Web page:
Photo Q&A

1: Photographying Event and Selling Photos
I have been asked to photgraph an event sponsored by a non-profit. First - being a non-profit - they were hoping to exchange services as payment. Listing me as a sponsor and listing on their website. Has anyone had any experience in how to handle a non-profit event? Second, they want the photos that I take of the people available to the attendees - for purchase after the event. My idea was to have them give me their email addresses then I could send them all an email after with a link to the photos. Does anyone have another idea? and do I need some sort of sign off from everyone as well? disclaimers or anything? thanks Rhonda
- Rhonda Royse
Hi Rhonda,
I have done quite a bit of work with non-profits and they can be a pain sometimes, but in your case, I would just create a gallery of the images you take and give a link to the gallery to the non-profit to display on their website so the patrons can go and purchase prints afterward. You can actually create the gallery and link now and then upload the images after the shoot :)
Are you going to set up a space for shooting individual portraits (recommended) or just shoot in a photo-journalistic style? The advantage of setting up an area is that you can select a nice background & lighting that will be more consistent. The journalistic style will create more challenges as each time you move or turn, the lighting & background will vary.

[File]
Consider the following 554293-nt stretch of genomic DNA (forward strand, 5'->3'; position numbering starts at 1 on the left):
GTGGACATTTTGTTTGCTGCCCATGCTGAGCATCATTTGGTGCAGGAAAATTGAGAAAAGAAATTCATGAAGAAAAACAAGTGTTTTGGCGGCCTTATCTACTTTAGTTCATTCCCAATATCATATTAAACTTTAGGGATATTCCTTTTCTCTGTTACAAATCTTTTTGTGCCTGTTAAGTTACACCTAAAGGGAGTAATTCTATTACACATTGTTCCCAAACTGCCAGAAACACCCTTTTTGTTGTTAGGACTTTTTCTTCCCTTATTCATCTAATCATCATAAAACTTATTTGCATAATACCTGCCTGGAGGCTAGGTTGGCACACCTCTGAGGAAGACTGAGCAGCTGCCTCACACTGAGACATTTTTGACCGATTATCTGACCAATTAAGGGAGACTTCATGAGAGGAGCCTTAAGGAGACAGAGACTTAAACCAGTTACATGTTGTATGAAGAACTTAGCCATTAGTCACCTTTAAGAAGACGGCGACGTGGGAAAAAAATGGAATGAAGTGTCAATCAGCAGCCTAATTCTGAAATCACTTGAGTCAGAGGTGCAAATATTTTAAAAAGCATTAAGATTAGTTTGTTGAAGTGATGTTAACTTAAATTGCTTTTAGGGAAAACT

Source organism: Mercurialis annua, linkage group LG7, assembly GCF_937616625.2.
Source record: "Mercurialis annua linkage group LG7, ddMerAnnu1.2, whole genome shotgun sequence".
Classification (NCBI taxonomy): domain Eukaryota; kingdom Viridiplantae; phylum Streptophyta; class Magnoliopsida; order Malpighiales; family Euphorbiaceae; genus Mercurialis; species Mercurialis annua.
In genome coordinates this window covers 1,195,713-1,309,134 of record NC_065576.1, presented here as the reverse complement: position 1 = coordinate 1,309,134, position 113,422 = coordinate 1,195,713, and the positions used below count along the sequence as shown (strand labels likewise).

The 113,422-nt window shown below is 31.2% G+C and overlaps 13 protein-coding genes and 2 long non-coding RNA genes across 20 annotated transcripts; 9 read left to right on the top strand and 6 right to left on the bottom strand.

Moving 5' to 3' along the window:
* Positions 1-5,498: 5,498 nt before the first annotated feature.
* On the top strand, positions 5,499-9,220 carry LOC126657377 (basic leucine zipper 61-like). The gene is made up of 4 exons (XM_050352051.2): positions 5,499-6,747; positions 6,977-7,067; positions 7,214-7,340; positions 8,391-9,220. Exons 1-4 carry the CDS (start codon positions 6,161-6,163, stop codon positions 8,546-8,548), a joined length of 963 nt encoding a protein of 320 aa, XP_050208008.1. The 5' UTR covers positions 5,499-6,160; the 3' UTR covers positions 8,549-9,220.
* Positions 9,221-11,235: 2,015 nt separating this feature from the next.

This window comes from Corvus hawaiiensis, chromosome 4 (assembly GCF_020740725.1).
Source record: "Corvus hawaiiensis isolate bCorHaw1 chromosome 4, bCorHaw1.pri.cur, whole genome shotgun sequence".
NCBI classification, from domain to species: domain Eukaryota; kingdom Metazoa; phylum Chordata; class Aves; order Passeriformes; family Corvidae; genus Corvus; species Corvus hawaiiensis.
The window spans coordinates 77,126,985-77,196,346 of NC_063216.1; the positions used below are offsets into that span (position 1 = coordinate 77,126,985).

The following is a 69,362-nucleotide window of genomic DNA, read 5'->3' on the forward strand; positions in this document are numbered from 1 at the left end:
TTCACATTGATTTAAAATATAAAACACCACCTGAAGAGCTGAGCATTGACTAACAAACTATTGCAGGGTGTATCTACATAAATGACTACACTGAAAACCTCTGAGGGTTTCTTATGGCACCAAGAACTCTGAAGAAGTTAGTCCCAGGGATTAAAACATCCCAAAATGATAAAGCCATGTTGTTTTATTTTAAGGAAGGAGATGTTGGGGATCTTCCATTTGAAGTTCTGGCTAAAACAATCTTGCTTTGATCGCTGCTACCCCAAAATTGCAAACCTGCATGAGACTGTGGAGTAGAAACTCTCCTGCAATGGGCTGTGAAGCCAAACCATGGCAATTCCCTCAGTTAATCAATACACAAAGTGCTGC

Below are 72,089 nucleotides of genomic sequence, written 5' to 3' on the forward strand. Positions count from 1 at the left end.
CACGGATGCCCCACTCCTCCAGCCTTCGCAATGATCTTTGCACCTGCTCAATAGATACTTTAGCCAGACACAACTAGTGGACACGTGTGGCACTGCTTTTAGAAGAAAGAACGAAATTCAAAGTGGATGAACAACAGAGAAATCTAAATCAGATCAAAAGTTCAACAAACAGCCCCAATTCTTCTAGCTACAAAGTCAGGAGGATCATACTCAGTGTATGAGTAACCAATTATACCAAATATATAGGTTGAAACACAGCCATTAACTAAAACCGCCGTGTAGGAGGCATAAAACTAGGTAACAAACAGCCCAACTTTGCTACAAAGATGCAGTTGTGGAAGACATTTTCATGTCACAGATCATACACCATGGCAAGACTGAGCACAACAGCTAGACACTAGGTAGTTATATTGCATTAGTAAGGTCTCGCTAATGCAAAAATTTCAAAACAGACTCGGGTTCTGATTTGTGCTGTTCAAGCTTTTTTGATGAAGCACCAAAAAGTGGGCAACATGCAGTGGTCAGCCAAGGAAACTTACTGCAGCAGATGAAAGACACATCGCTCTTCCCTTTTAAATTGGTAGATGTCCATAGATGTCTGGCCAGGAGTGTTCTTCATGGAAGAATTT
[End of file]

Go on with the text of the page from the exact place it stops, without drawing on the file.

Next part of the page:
If everyone attending is aware that you are shooting the event, the NP should make a blanket statement or have signage displayed that should cover the shoot so you wont be required to have individual release forms signed but I would carry a stack just in case.
I shoot large festivals for a couple of production companies and it is always stated entering the venue that by entering, patrons are doing so with the knowledge that cameras & video will be actively recording the event and they are in effect agreeing to be photographed. I am still a bit cautious when shooting children but usually mom/dad are close by for obtaining their nod of approval.
Hope this helps and have fun!
- Carlton Ward
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Answer this question:
1: Which file would you save?

Just came back from a weeklong trip and bracketed nearly all photos so I ended up with a mixture of properly exposed shots, as well as some slightly underexposed and some slightly overexposed. Which file is best to keep, the under or overexposed? I would prefer to delete all but one file of each scene. Thanks!
- Sharon  Day

Hi Sharon,
Unless you are really hurting on disk space, I would keep them for a while or until you know for sure that you are not going to edit them via HDR imaging. Otherwise, I would just keep the best exposed one of the set and by best exposed, that doesn't necessarily mean what the camera metering says, what does your eyes say. I sometimes prefer a bit under-exposed image as I can recover highlights easier if there are drastic/contrasting light in the image.
my .02

- Carlton Ward